Top 10 tips for selling your makes online

This is for those who are thinking about setting up an online business selling things that they make. I’m a graphic designer/illustrator/artist and I sell my prints via my online shop here and through Etsy. I started selling online in 2014 and below are some thoughts that will hopefully help you along the way. Some may resonate more than others depending on your trade so pick and choose what you pay attention to. In no particular order and as concisely as my meandering mind will allow, here goes:

1. Start

Don’t wait until everything is perfect before starting. In every small business there is a time where you have one idea, one product, one customer – it’s the natural step to getting two customers and so on. Take an agile approach. If my husband hadn’t given me this piece of advice I would still be faffing around with the shadows on the very first piece of work I did.

2. Don’t aim for perfection

It doesn’t exist. Know when your make is finished and move on. Use that momentum and energy and put it into your next make. None of my work is perfect, it is simply a product of me and my skills on that day/week/month.

3. Make stuff that people want

People don’t owe you a living. You need to make things that people want or need. Adapt. I started off drawing in pen and ink. These were detailed and intricate hand drawn images but they didn’t connect with people. Doesn’t matter how much I liked drawing them, not enough people wanted them on their wall. So I changed tack and have found myself a little corner of the market where I draw the places/hobbies/things that people care about. You need to get to know your audience. Think “people like us, do things like this.” Check out Seth Godin for easy to digest marketing advice. 

Black line drawings
No matter how much I enjoyed drawing these, they didn’t have commercial appeal, so I concentrated on travel posters instead.

4. Seek feedback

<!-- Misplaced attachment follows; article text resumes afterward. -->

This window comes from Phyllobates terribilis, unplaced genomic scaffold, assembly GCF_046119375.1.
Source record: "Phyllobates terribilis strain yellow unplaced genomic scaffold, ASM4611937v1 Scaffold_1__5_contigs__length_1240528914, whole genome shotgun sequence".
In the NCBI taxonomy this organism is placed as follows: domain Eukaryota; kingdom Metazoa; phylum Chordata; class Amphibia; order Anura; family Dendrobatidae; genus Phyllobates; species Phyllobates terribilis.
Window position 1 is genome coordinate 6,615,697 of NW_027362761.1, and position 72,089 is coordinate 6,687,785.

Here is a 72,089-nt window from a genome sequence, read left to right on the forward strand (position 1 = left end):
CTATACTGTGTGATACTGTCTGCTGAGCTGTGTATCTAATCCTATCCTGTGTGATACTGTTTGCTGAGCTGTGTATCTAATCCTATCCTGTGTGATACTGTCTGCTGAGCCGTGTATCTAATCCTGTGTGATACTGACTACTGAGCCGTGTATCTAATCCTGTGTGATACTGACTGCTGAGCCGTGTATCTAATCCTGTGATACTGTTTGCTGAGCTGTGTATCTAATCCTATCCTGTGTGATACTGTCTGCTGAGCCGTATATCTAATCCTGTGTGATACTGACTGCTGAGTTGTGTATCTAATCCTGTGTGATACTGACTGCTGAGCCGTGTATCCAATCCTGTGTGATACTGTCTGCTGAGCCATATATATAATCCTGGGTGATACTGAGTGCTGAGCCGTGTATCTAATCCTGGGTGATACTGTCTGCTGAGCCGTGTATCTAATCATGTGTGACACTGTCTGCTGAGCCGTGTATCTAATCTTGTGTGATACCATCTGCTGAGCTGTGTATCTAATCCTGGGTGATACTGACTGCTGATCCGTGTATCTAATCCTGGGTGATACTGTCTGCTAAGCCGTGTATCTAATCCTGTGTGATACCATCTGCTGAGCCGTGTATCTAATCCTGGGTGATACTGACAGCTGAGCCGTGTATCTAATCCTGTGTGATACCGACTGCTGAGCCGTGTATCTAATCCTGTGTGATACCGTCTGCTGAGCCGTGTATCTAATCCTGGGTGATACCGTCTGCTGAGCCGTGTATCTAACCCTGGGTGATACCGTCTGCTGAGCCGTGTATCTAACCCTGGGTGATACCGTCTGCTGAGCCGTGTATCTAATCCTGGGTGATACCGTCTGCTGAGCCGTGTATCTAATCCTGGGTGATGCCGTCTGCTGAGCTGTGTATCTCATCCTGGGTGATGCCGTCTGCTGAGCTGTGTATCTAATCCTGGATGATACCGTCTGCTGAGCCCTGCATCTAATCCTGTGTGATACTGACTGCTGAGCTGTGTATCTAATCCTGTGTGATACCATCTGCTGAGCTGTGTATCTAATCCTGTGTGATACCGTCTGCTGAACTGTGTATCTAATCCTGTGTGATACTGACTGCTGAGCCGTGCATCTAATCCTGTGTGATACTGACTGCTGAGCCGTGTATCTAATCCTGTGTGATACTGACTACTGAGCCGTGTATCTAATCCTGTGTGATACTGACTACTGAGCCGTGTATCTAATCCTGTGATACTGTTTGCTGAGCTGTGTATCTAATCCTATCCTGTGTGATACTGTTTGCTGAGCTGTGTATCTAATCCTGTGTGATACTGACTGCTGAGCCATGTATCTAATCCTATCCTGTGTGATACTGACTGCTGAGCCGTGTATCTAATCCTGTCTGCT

If you have someone in your life that will give you honest feedback on your work then keep them close. Having others cast a critical eye over your business will be priceless. Make sure it is someones opinion you trust and be thankful for their willingness to share their thoughts with you especially when they know it’s not what you’d hoped to hear. On the flip side, know when to stick to your guns. Over time your confidence will grow and you will trust your own instincts more but until then be grateful to anyone willing to be ‘the bad guy’ to help you improve. 

5. Don’t expect too much from your customers

Just because they bought one thing from you six months ago doesn’t mean they need to support your business for the rest of their lives. Don’t guilt your customers into buying more. Leave them alone. If you exceeded expectations the first time then they will be sure to remember you and come back on their terms. 

6. Product photography

This is crucial. You won’t sell anything online if you have bad photos of your products. There are hundreds of articles on this out there covering all aspects – from taking pictures on your phone to hiring a product photographer. There’s no one size fits all here so do some research and find the approach that works for you. (Tip – if you are photographing frames at home, take the glass out to avoid glare).

7. Social media

Full disclosure – I’m rubbish on social media. I mainly moan about politics on Twitter, post boring pics on Instagram and only check in with Facebook once in a blue moon to promote irregular and overly long blog posts (like this one). Don’t do what I do.  However, I know what I like. The people I enjoy following on social media are those who allow me a little peek behind the curtains. I love seeing messy studios, paintings going wrong, homely traybake on formica worktops, kids toys in the background, people doing yoga in pyjamas. Just regular people having a good go at stuff; it’s fascinating. And one last tip – get your face in the post and it will connect with people so much more. People want to see the essence of the person doing the making. No amount of carefully cropped pack shots will make that connection. 

8. You

You are your unique selling point. Shoehorn as much of you into your work as you can. People buy from people

9. Gifts

In times where money is tight, people being the generous souls that they are, still often want to buy gifts for others. I take a lot of care to wrap my prints in a way so that they can easily be given as a gift. I feel I get a good proportion of repeat custom because of this. Think of things you can do to help a potential customer to give them confidence that buying from you is a good move.

10. Play nicely

Being nice is underrated. Being a decent person can be one of your best weapons in business. Support your peers. Shop independent. Champion other small businesses and spread the love – there’s room for all of us.  

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